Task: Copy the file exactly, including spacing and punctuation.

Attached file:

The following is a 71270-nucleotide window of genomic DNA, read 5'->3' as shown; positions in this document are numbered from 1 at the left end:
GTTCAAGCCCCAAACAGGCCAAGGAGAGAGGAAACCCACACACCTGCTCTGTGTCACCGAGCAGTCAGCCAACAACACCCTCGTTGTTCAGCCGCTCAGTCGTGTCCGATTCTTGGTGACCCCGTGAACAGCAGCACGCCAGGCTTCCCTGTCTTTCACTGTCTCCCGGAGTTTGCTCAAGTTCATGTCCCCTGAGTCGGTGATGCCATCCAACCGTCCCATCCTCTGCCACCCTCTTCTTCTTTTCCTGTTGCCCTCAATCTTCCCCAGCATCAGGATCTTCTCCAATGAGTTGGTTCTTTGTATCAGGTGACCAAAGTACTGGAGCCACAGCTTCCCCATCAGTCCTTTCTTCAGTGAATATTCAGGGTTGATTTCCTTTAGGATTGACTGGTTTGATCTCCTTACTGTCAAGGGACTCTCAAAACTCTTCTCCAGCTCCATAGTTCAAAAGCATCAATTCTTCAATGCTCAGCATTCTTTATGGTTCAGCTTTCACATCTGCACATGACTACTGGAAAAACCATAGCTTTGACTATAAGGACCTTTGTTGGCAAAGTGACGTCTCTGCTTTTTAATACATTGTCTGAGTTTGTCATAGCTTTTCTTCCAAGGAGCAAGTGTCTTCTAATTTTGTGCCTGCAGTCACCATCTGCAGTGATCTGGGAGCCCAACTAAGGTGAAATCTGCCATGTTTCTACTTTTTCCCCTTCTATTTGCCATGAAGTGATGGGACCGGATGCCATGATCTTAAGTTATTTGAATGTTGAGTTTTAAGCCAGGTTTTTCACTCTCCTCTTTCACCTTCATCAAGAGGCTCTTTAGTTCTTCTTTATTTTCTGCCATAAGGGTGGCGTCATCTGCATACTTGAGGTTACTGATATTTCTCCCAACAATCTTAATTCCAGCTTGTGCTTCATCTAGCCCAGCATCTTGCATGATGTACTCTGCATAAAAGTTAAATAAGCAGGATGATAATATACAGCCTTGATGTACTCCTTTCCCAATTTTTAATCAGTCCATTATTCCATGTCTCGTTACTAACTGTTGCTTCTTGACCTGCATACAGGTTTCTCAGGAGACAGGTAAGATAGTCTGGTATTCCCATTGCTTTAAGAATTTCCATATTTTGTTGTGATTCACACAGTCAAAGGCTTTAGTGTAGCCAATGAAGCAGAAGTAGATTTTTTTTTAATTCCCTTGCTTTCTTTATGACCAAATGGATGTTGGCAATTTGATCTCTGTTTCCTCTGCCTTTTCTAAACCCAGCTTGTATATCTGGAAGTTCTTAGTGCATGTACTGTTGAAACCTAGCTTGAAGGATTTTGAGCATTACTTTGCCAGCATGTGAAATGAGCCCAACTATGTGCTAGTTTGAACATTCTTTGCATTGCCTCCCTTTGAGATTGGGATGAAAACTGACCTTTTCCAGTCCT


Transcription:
The following is a 71270-nucleotide window of genomic DNA, read 5'->3' as shown; positions in this document are numbered from 1 at the left end:
GTTCAAGCCCCAAACAGGCCAAGGAGAGAGGAAACCCACACACCTGCTCTGTGTCACCGAGCAGTCAGCCAACAACACCCTCGTTGTTCAGCCGCTCAGTCGTGTCCGATTCTTGGTGACCCCGTGAACAGCAGCACGCCAGGCTTCCCTGTCTTTCACTGTCTCCCGGAGTTTGCTCAAGTTCATGTCCCCTGAGTCGGTGATGCCATCCAACCGTCCCATCCTCTGCCACCCTCTTCTTCTTTTCCTGTTGCCCTCAATCTTCCCCAGCATCAGGATCTTCTCCAATGAGTTGGTTCTTTGTATCAGGTGACCAAAGTACTGGAGCCACAGCTTCCCCATCAGTCCTTTCTTCAGTGAATATTCAGGGTTGATTTCCTTTAGGATTGACTGGTTTGATCTCCTTACTGTCAAGGGACTCTCAAAACTCTTCTCCAGCTCCATAGTTCAAAAGCATCAATTCTTCAATGCTCAGCATTCTTTATGGTTCAGCTTTCACATCTGCACATGACTACTGGAAAAACCATAGCTTTGACTATAAGGACCTTTGTTGGCAAAGTGACGTCTCTGCTTTTTAATACATTGTCTGAGTTTGTCATAGCTTTTCTTCCAAGGAGCAAGTGTCTTCTAATTTTGTGCCTGCAGTCACCATCTGCAGTGATCTGGGAGCCCAACTAAGGTGAAATCTGCCATGTTTCTACTTTTTCCCCTTCTATTTGCCATGAAGTGATGGGACCGGATGCCATGATCTTAAGTTATTTGAATGTTGAGTTTTAAGCCAGGTTTTTCACTCTCCTCTTTCACCTTCATCAAGAGGCTCTTTAGTTCTTCTTTATTTTCTGCCATAAGGGTGGCGTCATCTGCATACTTGAGGTTACTGATATTTCTCCCAACAATCTTAATTCCAGCTTGTGCTTCATCTAGCCCAGCATCTTGCATGATGTACTCTGCATAAAAGTTAAATAAGCAGGATGATAATATACAGCCTTGATGTACTCCTTTCCCAATTTTTAATCAGTCCATTATTCCATGTCTCGTTACTAACTGTTGCTTCTTGACCTGCATACAGGTTTCTCAGGAGACAGGTAAGATAGTCTGGTATTCCCATTGCTTTAAGAATTTCCATATTTTGTTGTGATTCACACAGTCAAAGGCTTTAGTGTAGCCAATGAAGCAGAAGTAGATTTTTTTTTAATTCCCTTGCTTTCTTTATGACCAAATGGATGTTGGCAATTTGATCTCTGTTTCCTCTGCCTTTTCTAAACCCAGCTTGTATATCTGGAAGTTCTTAGTGCATGTACTGTTGAAACCTAGCTTGAAGGATTTTGAGCATTACTTTGCCAGCATGTGAAATGAGCCCAACTATGTGCTAGTTTGAACATTCTTTGCATTGCCTCCCTTTGAGATTGGGATGAAAACTGACCTTTTCCAGTCCT